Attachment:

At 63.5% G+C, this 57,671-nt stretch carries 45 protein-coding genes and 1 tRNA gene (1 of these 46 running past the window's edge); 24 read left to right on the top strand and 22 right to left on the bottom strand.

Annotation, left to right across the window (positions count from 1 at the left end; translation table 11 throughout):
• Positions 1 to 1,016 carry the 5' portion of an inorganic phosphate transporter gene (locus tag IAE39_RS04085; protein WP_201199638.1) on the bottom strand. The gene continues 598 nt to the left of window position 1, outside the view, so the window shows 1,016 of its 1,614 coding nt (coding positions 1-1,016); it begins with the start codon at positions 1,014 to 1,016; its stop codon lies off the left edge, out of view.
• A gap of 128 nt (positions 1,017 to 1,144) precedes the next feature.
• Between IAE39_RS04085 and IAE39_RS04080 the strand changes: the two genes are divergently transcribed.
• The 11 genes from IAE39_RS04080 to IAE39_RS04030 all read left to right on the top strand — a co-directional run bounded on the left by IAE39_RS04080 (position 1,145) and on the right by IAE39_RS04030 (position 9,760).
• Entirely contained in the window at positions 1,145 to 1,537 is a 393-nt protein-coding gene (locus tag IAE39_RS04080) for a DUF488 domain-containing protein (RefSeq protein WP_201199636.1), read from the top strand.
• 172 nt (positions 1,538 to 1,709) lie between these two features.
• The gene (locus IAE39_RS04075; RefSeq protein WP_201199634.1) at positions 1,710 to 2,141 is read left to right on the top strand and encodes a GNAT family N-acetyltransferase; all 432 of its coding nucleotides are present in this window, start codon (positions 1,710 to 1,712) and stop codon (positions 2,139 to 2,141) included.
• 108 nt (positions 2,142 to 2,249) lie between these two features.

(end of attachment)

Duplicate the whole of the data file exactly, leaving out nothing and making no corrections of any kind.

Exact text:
At 63.5% G+C, this 57,671-nt stretch carries 45 protein-coding genes and 1 tRNA gene (1 of these 46 running past the window's edge); 24 read left to right on the top strand and 22 right to left on the bottom strand.

Annotation, left to right across the window (positions count from 1 at the left end; translation table 11 throughout):
• Positions 1 to 1,016 carry the 5' portion of an inorganic phosphate transporter gene (locus tag IAE39_RS04085; protein WP_201199638.1) on the bottom strand. The gene continues 598 nt to the left of window position 1, outside the view, so the window shows 1,016 of its 1,614 coding nt (coding positions 1-1,016); it begins with the start codon at positions 1,014 to 1,016; its stop codon lies off the left edge, out of view.
• A gap of 128 nt (positions 1,017 to 1,144) precedes the next feature.
• Between IAE39_RS04085 and IAE39_RS04080 the strand changes: the two genes are divergently transcribed.
• The 11 genes from IAE39_RS04080 to IAE39_RS04030 all read left to right on the top strand — a co-directional run bounded on the left by IAE39_RS04080 (position 1,145) and on the right by IAE39_RS04030 (position 9,760).
• Entirely contained in the window at positions 1,145 to 1,537 is a 393-nt protein-coding gene (locus tag IAE39_RS04080) for a DUF488 domain-containing protein (RefSeq protein WP_201199636.1), read from the top strand.
• 172 nt (positions 1,538 to 1,709) lie between these two features.
• The gene (locus IAE39_RS04075; RefSeq protein WP_201199634.1) at positions 1,710 to 2,141 is read left to right on the top strand and encodes a GNAT family N-acetyltransferase; all 432 of its coding nucleotides are present in this window, start codon (positions 1,710 to 1,712) and stop codon (positions 2,139 to 2,141) included.
• 108 nt (positions 2,142 to 2,249) lie between these two features.